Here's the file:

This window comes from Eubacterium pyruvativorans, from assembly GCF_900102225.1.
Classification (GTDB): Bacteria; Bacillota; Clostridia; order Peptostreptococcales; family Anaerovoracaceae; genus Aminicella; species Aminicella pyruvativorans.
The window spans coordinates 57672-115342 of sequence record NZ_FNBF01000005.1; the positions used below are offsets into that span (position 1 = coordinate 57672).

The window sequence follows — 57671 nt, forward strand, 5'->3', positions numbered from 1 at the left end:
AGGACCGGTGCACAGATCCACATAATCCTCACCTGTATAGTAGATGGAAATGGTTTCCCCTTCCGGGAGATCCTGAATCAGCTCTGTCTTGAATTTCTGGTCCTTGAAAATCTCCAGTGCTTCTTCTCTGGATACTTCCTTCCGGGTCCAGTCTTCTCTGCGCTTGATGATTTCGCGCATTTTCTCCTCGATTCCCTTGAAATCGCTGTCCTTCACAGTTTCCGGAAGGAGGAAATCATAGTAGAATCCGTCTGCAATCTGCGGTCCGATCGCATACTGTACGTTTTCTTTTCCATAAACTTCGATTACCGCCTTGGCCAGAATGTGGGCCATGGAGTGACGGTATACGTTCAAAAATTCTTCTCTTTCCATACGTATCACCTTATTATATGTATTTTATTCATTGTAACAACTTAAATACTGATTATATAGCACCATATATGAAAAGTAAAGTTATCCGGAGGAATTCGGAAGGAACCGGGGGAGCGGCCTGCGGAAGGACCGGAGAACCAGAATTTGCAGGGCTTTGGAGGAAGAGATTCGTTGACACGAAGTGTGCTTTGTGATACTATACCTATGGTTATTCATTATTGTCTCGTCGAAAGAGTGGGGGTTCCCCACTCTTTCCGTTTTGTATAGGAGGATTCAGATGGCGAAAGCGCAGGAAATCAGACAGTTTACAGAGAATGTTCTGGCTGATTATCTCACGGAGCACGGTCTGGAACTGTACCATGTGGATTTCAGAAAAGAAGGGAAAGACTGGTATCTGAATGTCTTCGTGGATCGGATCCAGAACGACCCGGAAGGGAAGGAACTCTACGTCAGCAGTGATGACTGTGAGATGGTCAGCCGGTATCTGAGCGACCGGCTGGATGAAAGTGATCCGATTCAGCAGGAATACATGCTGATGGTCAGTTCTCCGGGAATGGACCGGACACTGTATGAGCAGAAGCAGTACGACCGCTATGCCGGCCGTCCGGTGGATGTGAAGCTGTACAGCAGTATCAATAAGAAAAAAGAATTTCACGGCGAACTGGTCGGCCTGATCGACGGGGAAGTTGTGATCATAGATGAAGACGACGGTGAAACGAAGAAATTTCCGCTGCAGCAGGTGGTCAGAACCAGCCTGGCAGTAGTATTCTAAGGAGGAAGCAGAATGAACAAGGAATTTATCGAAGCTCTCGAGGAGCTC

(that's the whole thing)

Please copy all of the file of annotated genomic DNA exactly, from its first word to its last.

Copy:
This window comes from Eubacterium pyruvativorans, from assembly GCF_900102225.1.
Classification (GTDB): Bacteria; Bacillota; Clostridia; order Peptostreptococcales; family Anaerovoracaceae; genus Aminicella; species Aminicella pyruvativorans.
The window spans coordinates 57672-115342 of sequence record NZ_FNBF01000005.1; the positions used below are offsets into that span (position 1 = coordinate 57672).

The window sequence follows — 57671 nt, forward strand, 5'->3', positions numbered from 1 at the left end:
AGGACCGGTGCACAGATCCACATAATCCTCACCTGTATAGTAGATGGAAATGGTTTCCCCTTCCGGGAGATCCTGAATCAGCTCTGTCTTGAATTTCTGGTCCTTGAAAATCTCCAGTGCTTCTTCTCTGGATACTTCCTTCCGGGTCCAGTCTTCTCTGCGCTTGATGATTTCGCGCATTTTCTCCTCGATTCCCTTGAAATCGCTGTCCTTCACAGTTTCCGGAAGGAGGAAATCATAGTAGAATCCGTCTGCAATCTGCGGTCCGATCGCATACTGTACGTTTTCTTTTCCATAAACTTCGATTACCGCCTTGGCCAGAATGTGGGCCATGGAGTGACGGTATACGTTCAAAAATTCTTCTCTTTCCATACGTATCACCTTATTATATGTATTTTATTCATTGTAACAACTTAAATACTGATTATATAGCACCATATATGAAAAGTAAAGTTATCCGGAGGAATTCGGAAGGAACCGGGGGAGCGGCCTGCGGAAGGACCGGAGAACCAGAATTTGCAGGGCTTTGGAGGAAGAGATTCGTTGACACGAAGTGTGCTTTGTGATACTATACCTATGGTTATTCATTATTGTCTCGTCGAAAGAGTGGGGGTTCCCCACTCTTTCCGTTTTGTATAGGAGGATTCAGATGGCGAAAGCGCAGGAAATCAGACAGTTTACAGAGAATGTTCTGGCTGATTATCTCACGGAGCACGGTCTGGAACTGTACCATGTGGATTTCAGAAAAGAAGGGAAAGACTGGTATCTGAATGTCTTCGTGGATCGGATCCAGAACGACCCGGAAGGGAAGGAACTCTACGTCAGCAGTGATGACTGTGAGATGGTCAGCCGGTATCTGAGCGACCGGCTGGATGAAAGTGATCCGATTCAGCAGGAATACATGCTGATGGTCAGTTCTCCGGGAATGGACCGGACACTGTATGAGCAGAAGCAGTACGACCGCTATGCCGGCCGTCCGGTGGATGTGAAGCTGTACAGCAGTATCAATAAGAAAAAAGAATTTCACGGCGAACTGGTCGGCCTGATCGACGGGGAAGTTGTGATCATAGATGAAGACGACGGTGAAACGAAGAAATTTCCGCTGCAGCAGGTGGTCAGAACCAGCCTGGCAGTAGTATTCTAAGGAGGAAGCAGAATGAACAAGGAATTTATCGAAGCTCTCGAGGAGCTC